In this particular model, those services and physical locations that can and should be shared--green and leisure space, libraries, dormitories, refectories, work-study, etc.--are. In other words, it does not become the burden of any one denominational college to build and maintain a library, 50 acres of sporting fields, or a student union, or to operate a student work-study program or financial aid office. The cost for those elements is shared. College and university consultants say that there's a minimum enrollment under which a college on the standard model (the departmental model) risks financial failure. The number typically given, except in cases of massive endowments, is 1,200 students. The larger potential student body size of the "university of Christendom" model can help ensure the flourishing of each college by allaying some of the financial pressures against success through sharing the cost of facilities. A shared refectory, library, and dormitory space (consider the cost of building several refectories, substantial libraries, and dormitories for under 500 students apiece), not to mention green and leisure space, removes the full onus from the back of any one group.
Does this require confessional compromise? No. The charter of such an institution would be drafted in such a way as to allow each denominational group to flourish in a pattern that accords with its own confession. In essence, the "university of Christendom" model can be thought of as an "academic town." Just as a Lutheran college today uses services provided by the town in which it's located--water, for example, trash removal, even the interlibrary loan services of the local public library--so in this model would each college use the academic town, as it were, of the "university of Christendom." The only difference is that a "university of Christendom" would provide services more germane to the residential and academic nature of the "town": room and board facilities, library facilities, student union, green space, certain student services, etc. Each college would be responsible for its own requirements for graduation and maintaining its own chapel and whatever else it deemed conducive to fostering its particular confession.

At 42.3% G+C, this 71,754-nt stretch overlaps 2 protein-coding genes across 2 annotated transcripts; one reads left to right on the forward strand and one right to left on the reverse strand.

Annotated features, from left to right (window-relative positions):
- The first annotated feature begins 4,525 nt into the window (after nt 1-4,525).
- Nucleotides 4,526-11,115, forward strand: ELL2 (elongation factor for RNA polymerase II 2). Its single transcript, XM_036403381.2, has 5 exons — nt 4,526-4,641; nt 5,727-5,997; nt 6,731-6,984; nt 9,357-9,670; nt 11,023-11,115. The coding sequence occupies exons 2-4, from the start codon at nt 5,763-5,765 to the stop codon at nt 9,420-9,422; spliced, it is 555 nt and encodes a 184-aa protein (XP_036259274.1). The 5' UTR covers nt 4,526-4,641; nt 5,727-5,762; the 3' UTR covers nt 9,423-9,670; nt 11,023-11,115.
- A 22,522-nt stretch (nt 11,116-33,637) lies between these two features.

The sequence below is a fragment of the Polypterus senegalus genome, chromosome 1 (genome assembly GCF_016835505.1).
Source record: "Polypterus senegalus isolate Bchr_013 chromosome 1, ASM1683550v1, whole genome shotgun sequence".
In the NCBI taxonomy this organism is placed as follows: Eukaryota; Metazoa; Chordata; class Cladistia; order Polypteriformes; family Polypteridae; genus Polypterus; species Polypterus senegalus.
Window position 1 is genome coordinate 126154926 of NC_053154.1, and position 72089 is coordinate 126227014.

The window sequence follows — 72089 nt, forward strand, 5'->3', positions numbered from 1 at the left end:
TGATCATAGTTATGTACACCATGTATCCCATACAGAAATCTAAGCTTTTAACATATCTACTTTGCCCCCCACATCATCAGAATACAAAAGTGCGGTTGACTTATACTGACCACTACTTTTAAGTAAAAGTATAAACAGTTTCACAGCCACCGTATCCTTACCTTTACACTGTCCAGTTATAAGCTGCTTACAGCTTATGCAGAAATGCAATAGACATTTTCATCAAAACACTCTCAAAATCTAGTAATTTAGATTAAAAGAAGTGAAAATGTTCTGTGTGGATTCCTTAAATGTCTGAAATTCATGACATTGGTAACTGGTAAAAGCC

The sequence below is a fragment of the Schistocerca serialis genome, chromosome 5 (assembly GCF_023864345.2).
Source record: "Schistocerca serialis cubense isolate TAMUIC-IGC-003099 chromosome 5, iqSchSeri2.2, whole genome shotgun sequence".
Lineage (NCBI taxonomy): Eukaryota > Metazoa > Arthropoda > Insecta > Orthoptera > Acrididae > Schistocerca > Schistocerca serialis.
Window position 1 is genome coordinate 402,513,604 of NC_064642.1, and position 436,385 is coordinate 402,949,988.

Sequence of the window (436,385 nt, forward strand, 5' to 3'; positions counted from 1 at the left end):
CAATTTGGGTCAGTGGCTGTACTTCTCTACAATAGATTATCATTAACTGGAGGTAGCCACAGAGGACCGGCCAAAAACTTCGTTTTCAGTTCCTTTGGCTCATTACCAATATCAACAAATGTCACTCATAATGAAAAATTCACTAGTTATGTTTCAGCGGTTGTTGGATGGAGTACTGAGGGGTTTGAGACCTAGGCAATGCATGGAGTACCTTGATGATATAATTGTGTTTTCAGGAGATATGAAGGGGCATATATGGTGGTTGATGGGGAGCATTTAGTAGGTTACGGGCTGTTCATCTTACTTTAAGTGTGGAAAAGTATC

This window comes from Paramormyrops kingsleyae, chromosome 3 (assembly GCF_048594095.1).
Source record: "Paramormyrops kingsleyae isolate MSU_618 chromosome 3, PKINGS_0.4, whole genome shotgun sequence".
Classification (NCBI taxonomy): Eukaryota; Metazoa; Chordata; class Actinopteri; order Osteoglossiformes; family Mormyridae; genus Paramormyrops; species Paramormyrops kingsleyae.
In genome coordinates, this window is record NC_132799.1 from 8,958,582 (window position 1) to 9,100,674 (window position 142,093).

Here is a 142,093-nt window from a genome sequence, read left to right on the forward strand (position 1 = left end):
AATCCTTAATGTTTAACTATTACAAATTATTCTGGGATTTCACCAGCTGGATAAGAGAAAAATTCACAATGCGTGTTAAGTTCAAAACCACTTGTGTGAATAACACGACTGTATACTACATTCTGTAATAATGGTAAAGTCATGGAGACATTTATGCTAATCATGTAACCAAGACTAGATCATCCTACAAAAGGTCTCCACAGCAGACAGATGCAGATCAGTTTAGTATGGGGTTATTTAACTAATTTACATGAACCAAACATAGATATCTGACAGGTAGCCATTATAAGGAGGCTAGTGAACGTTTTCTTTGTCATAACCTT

What the model requires is the coming together of several groups within "orthodox" Christianity to find land and build buildings. Upfront challenges include discovering such groups and garnering their interest in the project; success in meeting these challenges, however, promises a substantial reward, which is the implementation of denominationally orthodox higher education that might not be or is not otherwise available. Furthermore, macro academic departments can be created across the university so that a philosophy department will not be comprised only of the, say, 2 Lutheran philosophers on the campus, but of all the philosophers on the campus, potentially affording students a richer educational experience.
Weaknesses in this model include: the potential for the erosion of confessional standards; tension in values over certain shared responsibilities; the proportionately larger initial start-up cost (although this would be shared); agreement, with other denominational groups, on the geographic location of such an endeavor (Lutherans and the Reformed are predominant in the Upper Midwest; but what of other groups whose population centers are to the West, East, or South?); the difficulties--and threat to institutional integrity--that could naturally be experienced if certain financial burdens are disproportionately borne by one group or another.